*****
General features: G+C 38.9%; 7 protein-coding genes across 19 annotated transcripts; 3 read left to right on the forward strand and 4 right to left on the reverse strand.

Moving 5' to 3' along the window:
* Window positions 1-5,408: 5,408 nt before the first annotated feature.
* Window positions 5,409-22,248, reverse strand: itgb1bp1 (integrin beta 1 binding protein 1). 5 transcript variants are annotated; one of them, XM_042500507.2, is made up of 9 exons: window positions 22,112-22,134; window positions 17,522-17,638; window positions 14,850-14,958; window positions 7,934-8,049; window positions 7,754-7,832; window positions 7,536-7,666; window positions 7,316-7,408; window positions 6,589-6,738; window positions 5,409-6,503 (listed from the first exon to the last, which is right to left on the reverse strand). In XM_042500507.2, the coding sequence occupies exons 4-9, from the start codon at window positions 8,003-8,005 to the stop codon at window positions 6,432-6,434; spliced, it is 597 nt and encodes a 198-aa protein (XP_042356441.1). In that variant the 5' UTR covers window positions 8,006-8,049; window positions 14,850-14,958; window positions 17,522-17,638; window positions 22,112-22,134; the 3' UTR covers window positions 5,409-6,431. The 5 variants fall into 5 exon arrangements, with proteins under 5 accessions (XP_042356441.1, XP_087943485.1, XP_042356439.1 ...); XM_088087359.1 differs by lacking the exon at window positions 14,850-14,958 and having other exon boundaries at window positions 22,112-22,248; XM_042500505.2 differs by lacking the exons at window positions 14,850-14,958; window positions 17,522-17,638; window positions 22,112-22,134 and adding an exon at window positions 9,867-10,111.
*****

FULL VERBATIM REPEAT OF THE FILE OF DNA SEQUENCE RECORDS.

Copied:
General features: G+C 38.9%; 7 protein-coding genes across 19 annotated transcripts; 3 read left to right on the forward strand and 4 right to left on the reverse strand.

Moving 5' to 3' along the window:
* Window positions 1-5,408: 5,408 nt before the first annotated feature.
* Window positions 5,409-22,248, reverse strand: itgb1bp1 (integrin beta 1 binding protein 1). 5 transcript variants are annotated; one of them, XM_042500507.2, is made up of 9 exons: window positions 22,112-22,134; window positions 17,522-17,638; window positions 14,850-14,958; window positions 7,934-8,049; window positions 7,754-7,832; window positions 7,536-7,666; window positions 7,316-7,408; window positions 6,589-6,738; window positions 5,409-6,503 (listed from the first exon to the last, which is right to left on the reverse strand). In XM_042500507.2, the coding sequence occupies exons 4-9, from the start codon at window positions 8,003-8,005 to the stop codon at window positions 6,432-6,434; spliced, it is 597 nt and encodes a 198-aa protein (XP_042356441.1). In that variant the 5' UTR covers window positions 8,006-8,049; window positions 14,850-14,958; window positions 17,522-17,638; window positions 22,112-22,134; the 3' UTR covers window positions 5,409-6,431. The 5 variants fall into 5 exon arrangements, with proteins under 5 accessions (XP_042356441.1, XP_087943485.1, XP_042356439.1 ...); XM_088087359.1 differs by lacking the exon at window positions 14,850-14,958 and having other exon boundaries at window positions 22,112-22,248; XM_042500505.2 differs by lacking the exons at window positions 14,850-14,958; window positions 17,522-17,638; window positions 22,112-22,134 and adding an exon at window positions 9,867-10,111.